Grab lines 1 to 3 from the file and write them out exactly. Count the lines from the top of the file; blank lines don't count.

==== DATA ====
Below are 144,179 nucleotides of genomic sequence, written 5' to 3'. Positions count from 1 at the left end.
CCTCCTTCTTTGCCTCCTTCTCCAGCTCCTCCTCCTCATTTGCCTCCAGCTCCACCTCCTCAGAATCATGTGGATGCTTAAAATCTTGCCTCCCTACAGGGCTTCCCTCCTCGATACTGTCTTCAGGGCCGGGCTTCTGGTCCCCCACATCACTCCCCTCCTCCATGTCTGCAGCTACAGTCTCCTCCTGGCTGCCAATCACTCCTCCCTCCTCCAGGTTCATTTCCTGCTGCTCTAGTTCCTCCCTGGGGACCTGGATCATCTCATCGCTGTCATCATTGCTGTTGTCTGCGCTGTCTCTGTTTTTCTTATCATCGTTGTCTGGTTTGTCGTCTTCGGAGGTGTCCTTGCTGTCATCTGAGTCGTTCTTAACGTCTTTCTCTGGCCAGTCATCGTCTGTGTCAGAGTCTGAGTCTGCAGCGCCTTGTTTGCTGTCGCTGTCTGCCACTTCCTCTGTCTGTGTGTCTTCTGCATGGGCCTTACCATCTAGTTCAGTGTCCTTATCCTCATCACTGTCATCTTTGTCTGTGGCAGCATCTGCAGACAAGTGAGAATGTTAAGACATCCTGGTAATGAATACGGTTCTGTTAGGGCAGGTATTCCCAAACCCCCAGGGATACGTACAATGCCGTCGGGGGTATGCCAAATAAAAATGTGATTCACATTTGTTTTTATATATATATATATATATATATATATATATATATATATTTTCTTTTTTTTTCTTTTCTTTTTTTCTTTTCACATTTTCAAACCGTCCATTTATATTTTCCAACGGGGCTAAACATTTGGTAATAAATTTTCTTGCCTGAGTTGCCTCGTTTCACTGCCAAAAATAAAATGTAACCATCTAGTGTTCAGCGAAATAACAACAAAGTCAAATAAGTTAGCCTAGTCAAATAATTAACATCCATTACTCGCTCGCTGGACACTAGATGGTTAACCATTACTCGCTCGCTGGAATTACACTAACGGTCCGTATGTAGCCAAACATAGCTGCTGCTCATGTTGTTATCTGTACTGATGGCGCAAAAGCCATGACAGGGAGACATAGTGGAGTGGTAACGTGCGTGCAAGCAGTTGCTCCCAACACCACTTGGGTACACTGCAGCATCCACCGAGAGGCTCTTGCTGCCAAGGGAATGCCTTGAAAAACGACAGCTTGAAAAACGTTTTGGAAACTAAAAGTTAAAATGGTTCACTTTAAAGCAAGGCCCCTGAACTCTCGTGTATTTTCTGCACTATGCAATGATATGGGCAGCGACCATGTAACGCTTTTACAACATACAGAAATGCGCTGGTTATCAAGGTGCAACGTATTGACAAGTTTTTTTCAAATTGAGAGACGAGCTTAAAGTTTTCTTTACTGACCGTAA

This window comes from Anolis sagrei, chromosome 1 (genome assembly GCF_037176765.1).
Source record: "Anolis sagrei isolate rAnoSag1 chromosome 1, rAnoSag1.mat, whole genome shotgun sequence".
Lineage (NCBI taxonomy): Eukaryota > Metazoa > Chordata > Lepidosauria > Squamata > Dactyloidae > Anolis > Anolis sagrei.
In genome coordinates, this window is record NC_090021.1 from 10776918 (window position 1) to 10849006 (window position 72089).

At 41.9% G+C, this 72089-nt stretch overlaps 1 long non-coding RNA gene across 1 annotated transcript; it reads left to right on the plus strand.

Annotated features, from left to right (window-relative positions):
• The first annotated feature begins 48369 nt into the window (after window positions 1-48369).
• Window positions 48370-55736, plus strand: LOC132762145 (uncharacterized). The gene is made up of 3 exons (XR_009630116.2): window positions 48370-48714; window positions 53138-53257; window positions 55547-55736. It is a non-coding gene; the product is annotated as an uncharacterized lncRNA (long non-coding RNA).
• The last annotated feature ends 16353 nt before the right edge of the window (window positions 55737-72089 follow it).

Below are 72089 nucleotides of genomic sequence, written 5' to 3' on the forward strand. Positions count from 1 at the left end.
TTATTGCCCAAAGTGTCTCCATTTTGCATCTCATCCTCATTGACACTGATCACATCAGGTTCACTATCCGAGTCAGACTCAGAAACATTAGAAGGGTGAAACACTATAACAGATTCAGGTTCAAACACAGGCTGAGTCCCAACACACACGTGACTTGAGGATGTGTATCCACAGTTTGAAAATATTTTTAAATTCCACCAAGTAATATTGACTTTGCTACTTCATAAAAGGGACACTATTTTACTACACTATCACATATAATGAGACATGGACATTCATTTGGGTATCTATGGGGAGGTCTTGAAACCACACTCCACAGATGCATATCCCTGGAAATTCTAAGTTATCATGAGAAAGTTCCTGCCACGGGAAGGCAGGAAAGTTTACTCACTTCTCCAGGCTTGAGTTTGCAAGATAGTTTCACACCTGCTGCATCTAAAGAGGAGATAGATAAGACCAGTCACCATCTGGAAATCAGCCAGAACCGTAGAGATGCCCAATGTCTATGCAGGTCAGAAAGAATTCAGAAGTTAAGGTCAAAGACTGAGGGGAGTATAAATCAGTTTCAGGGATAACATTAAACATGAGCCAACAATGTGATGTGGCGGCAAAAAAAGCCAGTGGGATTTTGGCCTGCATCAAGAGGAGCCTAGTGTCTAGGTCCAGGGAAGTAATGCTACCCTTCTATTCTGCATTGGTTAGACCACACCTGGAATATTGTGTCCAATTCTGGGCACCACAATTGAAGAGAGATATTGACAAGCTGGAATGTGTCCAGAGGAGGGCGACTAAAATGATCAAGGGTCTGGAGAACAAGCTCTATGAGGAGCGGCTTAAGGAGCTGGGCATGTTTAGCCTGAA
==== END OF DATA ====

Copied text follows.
Below are 144,179 nucleotides of genomic sequence, written 5' to 3'. Positions count from 1 at the left end.
CCTCCTTCTTTGCCTCCTTCTCCAGCTCCTCCTCCTCATTTGCCTCCAGCTCCACCTCCTCAGAATCATGTGGATGCTTAAAATCTTGCCTCCCTACAGGGCTTCCCTCCTCGATACTGTCTTCAGGGCCGGGCTTCTGGTCCCCCACATCACTCCCCTCCTCCATGTCTGCAGCTACAGTCTCCTCCTGGCTGCCAATCACTCCTCCCTCCTCCAGGTTCATTTCCTGCTGCTCTAGTTCCTCCCTGGGGACCTGGATCATCTCATCGCTGTCATCATTGCTGTTGTCTGCGCTGTCTCTGTTTTTCTTATCATCGTTGTCTGGTTTGTCGTCTTCGGAGGTGTCCTTGCTGTCATCTGAGTCGTTCTTAACGTCTTTCTCTGGCCAGTCATCGTCTGTGTCAGAGTCTGAGTCTGCAGCGCCTTGTTTGCTGTCGCTGTCTGCCACTTCCTCTGTCTGTGTGTCTTCTGCATGGGCCTTACCATCTAGTTCAGTGTCCTTATCCTCATCACTGTCATCTTTGTCTGTGGCAGCATCTGCAGACAAGTGAGAATGTTAAGACATCCTGGTAATGAATACGGTTCTGTTAGGGCAGGTATTCCCAAACCCCCAGGGATACGTACAATGCCGTCGGGGGTATGCCAAATAAAAATGTGATTCACATTTGTTTTTATATATATATATATATATATATATATATATATATATATTTTCTTTTTTTTTCTTTTCTTTTTTTCTTTTCACATTTTCAAACCGTCCATTTATATTTTCCAACGGGGCTAAACATTTGGTAATAAATTTTCTTGCCTGAGTTGCCTCGTTTCACTGCCAAAAATAAAATGTAACCATCTAGTGTTCAGCGAAATAACAACAAAGTCAAATAAGTTAGCCTAGTCAAATAATTAACATCCATTACTCGCTCGCTGGACACTAGATGGTTAACCATTACTCGCTCGCTGGAATTACACTAACGGTCCGTATGTAGCCAAACATAGCTGCTGCTCATGTTGTTATCTGTACTGATGGCGCAAAAGCCATGACAGGGAGACATAGTGGAGTGGTAACGTGCGTGCAAGCAGTTGCTCCCAACACCACTTGGGTACACTGCAGCATCCACCGAGAGGCTCTTGCTGCCAAGGGAATGCCTTGAAAAACGACAGCTTGAAAAACGTTTTGGAAACTAAAAGTTAAAATGGTTCACTTTAAAGCAAGGCCCCTGAACTCTCGTGTATTTTCTGCACTATGCAATGATATGGGCAGCGACCATGTAACGCTTTTACAACATACAGAAATGCGCTGGTTATCAAGGTGCAACGTATTGACAAGTTTTTTTCAAATTGAGAGACGAGCTTAAAGTTTTCTTTACTGACCGTAA

This window comes from Anolis sagrei, chromosome 1 (genome assembly GCF_037176765.1).